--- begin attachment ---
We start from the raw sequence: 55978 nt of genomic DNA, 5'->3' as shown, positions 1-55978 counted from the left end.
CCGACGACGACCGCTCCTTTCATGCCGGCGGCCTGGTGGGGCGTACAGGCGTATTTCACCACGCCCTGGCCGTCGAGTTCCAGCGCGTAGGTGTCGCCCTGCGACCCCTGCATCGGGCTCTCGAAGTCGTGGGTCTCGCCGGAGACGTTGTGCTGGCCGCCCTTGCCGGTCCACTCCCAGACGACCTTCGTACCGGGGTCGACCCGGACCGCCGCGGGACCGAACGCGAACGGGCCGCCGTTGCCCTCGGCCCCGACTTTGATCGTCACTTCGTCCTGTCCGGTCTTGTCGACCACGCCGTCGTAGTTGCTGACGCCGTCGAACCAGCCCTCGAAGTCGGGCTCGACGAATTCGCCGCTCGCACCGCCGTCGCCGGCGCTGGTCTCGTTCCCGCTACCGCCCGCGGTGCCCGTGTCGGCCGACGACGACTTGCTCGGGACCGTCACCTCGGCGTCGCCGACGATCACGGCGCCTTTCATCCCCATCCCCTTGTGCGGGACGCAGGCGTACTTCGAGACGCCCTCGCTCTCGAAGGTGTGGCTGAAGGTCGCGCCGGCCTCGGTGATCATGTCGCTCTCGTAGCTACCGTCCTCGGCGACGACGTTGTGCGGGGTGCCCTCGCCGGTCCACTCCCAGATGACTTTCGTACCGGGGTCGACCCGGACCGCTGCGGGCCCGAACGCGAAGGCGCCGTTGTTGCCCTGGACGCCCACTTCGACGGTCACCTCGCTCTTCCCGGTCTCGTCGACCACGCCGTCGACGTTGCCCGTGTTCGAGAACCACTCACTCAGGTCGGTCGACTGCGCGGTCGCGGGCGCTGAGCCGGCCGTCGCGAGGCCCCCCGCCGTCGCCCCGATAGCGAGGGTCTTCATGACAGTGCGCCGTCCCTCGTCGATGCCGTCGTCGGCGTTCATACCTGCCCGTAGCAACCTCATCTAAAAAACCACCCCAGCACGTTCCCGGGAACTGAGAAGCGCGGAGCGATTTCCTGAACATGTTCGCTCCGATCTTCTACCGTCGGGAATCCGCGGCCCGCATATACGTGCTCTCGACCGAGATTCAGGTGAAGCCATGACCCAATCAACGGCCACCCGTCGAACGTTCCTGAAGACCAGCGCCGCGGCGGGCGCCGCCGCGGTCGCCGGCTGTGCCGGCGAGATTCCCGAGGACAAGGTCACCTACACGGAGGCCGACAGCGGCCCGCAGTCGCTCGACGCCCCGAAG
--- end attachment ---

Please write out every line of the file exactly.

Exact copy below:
We start from the raw sequence: 55978 nt of genomic DNA, 5'->3' as shown, positions 1-55978 counted from the left end.
CCGACGACGACCGCTCCTTTCATGCCGGCGGCCTGGTGGGGCGTACAGGCGTATTTCACCACGCCCTGGCCGTCGAGTTCCAGCGCGTAGGTGTCGCCCTGCGACCCCTGCATCGGGCTCTCGAAGTCGTGGGTCTCGCCGGAGACGTTGTGCTGGCCGCCCTTGCCGGTCCACTCCCAGACGACCTTCGTACCGGGGTCGACCCGGACCGCCGCGGGACCGAACGCGAACGGGCCGCCGTTGCCCTCGGCCCCGACTTTGATCGTCACTTCGTCCTGTCCGGTCTTGTCGACCACGCCGTCGTAGTTGCTGACGCCGTCGAACCAGCCCTCGAAGTCGGGCTCGACGAATTCGCCGCTCGCACCGCCGTCGCCGGCGCTGGTCTCGTTCCCGCTACCGCCCGCGGTGCCCGTGTCGGCCGACGACGACTTGCTCGGGACCGTCACCTCGGCGTCGCCGACGATCACGGCGCCTTTCATCCCCATCCCCTTGTGCGGGACGCAGGCGTACTTCGAGACGCCCTCGCTCTCGAAGGTGTGGCTGAAGGTCGCGCCGGCCTCGGTGATCATGTCGCTCTCGTAGCTACCGTCCTCGGCGACGACGTTGTGCGGGGTGCCCTCGCCGGTCCACTCCCAGATGACTTTCGTACCGGGGTCGACCCGGACCGCTGCGGGCCCGAACGCGAAGGCGCCGTTGTTGCCCTGGACGCCCACTTCGACGGTCACCTCGCTCTTCCCGGTCTCGTCGACCACGCCGTCGACGTTGCCCGTGTTCGAGAACCACTCACTCAGGTCGGTCGACTGCGCGGTCGCGGGCGCTGAGCCGGCCGTCGCGAGGCCCCCCGCCGTCGCCCCGATAGCGAGGGTCTTCATGACAGTGCGCCGTCCCTCGTCGATGCCGTCGTCGGCGTTCATACCTGCCCGTAGCAACCTCATCTAAAAAACCACCCCAGCACGTTCCCGGGAACTGAGAAGCGCGGAGCGATTTCCTGAACATGTTCGCTCCGATCTTCTACCGTCGGGAATCCGCGGCCCGCATATACGTGCTCTCGACCGAGATTCAGGTGAAGCCATGACCCAATCAACGGCCACCCGTCGAACGTTCCTGAAGACCAGCGCCGCGGCGGGCGCCGCCGCGGTCGCCGGCTGTGCCGGCGAGATTCCCGAGGACAAGGTCACCTACACGGAGGCCGACAGCGGCCCGCAGTCGCTCGACGCCCCGAAG